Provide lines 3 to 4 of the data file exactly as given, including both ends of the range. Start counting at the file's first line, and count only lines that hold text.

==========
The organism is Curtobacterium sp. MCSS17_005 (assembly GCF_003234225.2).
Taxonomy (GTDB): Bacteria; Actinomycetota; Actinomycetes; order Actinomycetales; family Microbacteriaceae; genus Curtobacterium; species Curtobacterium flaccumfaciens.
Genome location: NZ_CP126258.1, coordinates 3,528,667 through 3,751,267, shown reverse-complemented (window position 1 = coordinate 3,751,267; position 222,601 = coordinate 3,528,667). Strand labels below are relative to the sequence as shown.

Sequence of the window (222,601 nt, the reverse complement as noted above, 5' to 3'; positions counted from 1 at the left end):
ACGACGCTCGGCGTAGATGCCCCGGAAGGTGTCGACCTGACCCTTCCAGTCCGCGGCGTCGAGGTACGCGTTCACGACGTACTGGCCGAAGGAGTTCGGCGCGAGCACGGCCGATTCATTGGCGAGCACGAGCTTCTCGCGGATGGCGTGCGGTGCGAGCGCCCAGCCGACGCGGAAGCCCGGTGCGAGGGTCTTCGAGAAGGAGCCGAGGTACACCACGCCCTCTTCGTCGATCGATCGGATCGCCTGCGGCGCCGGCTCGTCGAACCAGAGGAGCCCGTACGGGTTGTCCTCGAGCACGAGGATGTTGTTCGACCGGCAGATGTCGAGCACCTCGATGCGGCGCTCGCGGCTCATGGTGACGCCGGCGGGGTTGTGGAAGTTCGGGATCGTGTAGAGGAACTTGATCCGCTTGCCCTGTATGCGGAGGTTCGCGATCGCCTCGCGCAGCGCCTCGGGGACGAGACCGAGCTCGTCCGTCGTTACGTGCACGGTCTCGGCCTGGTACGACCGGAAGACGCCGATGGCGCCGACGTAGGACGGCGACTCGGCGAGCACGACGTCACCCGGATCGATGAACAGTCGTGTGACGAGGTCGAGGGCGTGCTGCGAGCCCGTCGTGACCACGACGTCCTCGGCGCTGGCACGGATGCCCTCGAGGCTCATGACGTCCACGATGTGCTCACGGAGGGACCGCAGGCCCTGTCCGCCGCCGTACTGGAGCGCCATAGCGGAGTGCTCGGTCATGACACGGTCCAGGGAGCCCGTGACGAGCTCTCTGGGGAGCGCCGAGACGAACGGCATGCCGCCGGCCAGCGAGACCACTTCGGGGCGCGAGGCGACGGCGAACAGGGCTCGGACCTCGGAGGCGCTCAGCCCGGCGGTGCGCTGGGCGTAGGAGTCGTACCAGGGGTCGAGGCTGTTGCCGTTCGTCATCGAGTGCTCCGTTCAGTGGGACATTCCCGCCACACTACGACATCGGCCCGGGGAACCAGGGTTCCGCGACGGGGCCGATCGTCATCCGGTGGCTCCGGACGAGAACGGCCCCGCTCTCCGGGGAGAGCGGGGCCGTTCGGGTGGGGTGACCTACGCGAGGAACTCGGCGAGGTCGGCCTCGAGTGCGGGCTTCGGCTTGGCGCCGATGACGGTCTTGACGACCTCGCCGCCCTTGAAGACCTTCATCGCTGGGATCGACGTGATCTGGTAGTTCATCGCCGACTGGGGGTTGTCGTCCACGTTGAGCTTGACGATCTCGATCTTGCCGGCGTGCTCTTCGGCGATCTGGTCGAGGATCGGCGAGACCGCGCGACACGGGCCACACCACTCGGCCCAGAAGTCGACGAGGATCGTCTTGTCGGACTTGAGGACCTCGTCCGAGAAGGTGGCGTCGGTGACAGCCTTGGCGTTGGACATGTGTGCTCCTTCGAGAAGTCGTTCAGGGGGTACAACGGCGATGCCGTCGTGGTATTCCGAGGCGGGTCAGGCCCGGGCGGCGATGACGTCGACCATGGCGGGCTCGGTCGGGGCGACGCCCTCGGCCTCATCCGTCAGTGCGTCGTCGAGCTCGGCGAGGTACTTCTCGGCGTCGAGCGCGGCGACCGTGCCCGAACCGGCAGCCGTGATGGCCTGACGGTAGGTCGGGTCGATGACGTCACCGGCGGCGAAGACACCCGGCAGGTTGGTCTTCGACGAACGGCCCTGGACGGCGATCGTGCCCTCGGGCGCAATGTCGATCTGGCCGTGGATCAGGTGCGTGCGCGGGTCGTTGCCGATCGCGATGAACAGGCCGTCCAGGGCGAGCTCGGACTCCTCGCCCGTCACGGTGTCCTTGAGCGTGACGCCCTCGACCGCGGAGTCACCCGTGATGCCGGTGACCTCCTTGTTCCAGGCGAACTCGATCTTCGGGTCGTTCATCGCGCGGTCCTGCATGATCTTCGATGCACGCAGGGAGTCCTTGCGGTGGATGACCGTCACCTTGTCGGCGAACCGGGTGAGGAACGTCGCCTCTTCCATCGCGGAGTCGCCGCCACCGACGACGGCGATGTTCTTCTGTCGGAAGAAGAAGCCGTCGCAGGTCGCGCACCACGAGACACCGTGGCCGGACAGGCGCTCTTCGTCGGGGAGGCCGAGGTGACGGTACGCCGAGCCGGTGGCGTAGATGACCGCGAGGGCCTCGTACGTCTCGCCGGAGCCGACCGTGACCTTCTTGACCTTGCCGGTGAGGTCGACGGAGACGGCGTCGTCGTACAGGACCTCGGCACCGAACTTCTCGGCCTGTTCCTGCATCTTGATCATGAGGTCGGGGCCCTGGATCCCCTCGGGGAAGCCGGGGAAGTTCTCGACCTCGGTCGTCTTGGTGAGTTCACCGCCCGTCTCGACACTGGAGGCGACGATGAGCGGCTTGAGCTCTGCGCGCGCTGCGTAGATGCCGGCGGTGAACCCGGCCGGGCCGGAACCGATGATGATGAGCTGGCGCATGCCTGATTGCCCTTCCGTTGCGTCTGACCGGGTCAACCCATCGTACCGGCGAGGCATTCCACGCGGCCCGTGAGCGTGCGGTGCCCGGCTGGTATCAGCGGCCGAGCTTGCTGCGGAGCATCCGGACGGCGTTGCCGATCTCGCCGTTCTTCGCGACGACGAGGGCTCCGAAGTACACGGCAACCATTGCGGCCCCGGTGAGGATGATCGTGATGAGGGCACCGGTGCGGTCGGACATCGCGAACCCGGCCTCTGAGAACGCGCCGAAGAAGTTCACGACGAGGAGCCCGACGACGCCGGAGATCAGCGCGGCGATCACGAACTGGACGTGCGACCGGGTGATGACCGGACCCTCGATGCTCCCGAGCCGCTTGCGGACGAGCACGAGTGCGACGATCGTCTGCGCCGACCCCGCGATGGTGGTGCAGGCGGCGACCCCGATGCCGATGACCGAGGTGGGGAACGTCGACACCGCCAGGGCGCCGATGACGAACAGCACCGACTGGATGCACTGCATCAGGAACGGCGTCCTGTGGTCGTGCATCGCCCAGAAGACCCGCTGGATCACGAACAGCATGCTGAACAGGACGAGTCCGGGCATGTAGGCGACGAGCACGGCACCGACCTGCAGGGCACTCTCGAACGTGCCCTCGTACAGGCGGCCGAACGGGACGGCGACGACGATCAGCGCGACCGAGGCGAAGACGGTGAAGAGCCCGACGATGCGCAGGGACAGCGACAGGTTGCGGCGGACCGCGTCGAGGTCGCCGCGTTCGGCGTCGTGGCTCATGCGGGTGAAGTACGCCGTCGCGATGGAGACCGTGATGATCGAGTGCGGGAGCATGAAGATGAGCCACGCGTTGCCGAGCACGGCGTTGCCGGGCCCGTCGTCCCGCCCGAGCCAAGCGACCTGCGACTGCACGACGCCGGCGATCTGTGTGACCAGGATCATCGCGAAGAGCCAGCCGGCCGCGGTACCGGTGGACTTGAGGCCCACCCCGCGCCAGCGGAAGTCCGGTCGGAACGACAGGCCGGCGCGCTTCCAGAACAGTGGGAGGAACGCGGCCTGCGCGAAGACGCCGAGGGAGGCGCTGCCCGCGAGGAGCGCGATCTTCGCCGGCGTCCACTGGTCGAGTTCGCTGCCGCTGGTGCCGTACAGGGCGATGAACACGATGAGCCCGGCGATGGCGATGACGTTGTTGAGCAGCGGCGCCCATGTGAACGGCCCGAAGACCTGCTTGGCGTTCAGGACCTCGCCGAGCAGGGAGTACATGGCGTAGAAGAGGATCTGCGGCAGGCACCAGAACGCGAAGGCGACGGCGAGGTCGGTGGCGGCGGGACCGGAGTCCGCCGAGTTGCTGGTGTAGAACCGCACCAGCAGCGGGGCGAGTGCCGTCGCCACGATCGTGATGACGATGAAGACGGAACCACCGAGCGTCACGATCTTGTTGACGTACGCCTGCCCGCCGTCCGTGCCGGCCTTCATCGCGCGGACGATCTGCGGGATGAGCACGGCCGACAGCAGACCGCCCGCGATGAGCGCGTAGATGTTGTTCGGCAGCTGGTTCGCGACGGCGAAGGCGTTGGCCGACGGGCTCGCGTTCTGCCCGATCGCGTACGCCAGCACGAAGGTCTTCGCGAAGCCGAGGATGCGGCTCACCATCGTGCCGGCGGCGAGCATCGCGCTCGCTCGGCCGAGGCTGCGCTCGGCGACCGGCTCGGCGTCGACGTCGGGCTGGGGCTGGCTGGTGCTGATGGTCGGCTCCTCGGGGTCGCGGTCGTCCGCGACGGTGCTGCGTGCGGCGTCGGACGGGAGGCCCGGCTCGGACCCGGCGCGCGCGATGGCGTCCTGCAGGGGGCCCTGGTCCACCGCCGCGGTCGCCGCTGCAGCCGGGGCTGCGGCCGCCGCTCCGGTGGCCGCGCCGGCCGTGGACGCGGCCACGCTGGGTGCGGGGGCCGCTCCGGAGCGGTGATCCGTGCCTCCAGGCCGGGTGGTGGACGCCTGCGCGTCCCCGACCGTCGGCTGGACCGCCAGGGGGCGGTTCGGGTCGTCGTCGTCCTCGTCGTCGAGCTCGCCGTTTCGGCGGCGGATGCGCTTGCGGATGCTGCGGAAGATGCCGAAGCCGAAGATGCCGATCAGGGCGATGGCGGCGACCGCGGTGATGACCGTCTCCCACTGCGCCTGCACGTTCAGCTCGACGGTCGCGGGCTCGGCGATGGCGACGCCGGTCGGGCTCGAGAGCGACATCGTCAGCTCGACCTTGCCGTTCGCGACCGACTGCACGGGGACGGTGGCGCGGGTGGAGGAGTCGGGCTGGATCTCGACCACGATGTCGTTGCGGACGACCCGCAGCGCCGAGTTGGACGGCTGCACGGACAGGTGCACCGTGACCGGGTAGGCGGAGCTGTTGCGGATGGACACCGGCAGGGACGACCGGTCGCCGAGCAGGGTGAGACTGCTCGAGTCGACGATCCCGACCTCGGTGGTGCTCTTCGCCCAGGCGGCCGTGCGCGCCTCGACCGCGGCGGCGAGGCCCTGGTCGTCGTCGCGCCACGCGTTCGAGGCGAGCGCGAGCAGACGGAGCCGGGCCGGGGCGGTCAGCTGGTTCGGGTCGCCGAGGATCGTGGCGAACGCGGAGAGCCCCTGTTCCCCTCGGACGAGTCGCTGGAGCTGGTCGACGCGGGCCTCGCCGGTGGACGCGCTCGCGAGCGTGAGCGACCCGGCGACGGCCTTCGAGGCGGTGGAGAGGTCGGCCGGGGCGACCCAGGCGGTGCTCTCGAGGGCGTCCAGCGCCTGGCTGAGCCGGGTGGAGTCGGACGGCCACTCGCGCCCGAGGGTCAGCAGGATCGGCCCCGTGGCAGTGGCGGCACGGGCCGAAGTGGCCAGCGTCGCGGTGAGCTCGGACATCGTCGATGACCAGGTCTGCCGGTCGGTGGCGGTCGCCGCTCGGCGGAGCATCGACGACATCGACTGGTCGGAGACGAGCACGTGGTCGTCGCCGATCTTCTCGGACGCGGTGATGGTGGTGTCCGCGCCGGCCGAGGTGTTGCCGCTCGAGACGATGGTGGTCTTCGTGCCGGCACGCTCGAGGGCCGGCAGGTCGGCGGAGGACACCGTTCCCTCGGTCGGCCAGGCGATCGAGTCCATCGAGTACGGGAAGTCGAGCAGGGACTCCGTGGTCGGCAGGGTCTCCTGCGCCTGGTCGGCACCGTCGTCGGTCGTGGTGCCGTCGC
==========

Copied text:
Genome location: NZ_CP126258.1, coordinates 3,528,667 through 3,751,267, shown reverse-complemented (window position 1 = coordinate 3,751,267; position 222,601 = coordinate 3,528,667). Strand labels below are relative to the sequence as shown.

Sequence of the window (222,601 nt, the reverse complement as noted above, 5' to 3'; positions counted from 1 at the left end):